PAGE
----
Each PhD candidate develops an individual Training and Supervision Plan (TSP). This plan is tailor-made for your personal development with the aim of becoming a well-qualified independent researcher and professional in your field. When you have fulfilled all the requirements for the TSP at the end of your PhD you will obtain your doctorate diploma. 

    In the Supervision Plan you state the agreements you have made with your supervisors regarding the supervision. It is important to have the same expectations of the supervision as your supervisors. Such as: amount of time spent by supervisors on your PhD project, who is involved in which chapter or with which publication, number of meetings to evaluate the progress of the PhD project. The Supervision Plan is an agreement between the PhD candidate and the supervisors, therefore, both parties must agree with the content and with the specified arrangements. 

    In the Training Plan describes how you are going to meet the requirements of the PhD Education Program, which are stated in the PhD Education Guidelines. The Training Plan is split in four parts:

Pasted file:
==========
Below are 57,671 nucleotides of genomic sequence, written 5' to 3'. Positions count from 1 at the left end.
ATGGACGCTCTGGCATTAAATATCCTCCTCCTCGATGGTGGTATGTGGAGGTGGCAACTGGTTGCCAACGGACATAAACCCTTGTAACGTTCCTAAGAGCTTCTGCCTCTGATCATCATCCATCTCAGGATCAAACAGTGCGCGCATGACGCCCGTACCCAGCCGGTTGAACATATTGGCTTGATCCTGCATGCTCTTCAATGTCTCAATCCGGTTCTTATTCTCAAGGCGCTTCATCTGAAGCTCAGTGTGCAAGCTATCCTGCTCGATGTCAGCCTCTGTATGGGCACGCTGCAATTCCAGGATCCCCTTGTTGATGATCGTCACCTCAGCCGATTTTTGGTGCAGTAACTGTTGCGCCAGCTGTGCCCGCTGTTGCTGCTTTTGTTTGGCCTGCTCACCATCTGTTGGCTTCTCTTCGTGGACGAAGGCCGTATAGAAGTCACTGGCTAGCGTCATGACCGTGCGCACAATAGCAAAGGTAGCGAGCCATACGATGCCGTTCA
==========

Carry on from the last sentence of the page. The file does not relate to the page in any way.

1. Mandatory (minimum 4 EC)
      1. For the course on Scientific Integrity: Faculty Board (FB) will only admit students to this course after being fully registered in Hora Finita.
      2. A visit to at least one international conference is mandatory. 
    2. General skills (together with C: minimum 8, maximum 20 EC) 
    3. Scientific specialization (together with B: minimum 8, maximum 20 EC)
    4. Research-related activities (minimum 8, maximum 20 EC)

    The first version of the Training and Supervision Plan will be submitted, together with Form I, to the department (is PhD coordinator and the Vice Dean) within the first month of the admission of the PhD candidate. The Training and Supervision Plan is reviewed during the annual review (jaargesprek) of the PhD candidate with his/her supervisor(s). 

    For more specific information see the website of your graduate school or ask your PhD coordinator.

    DepartmentNameEmail address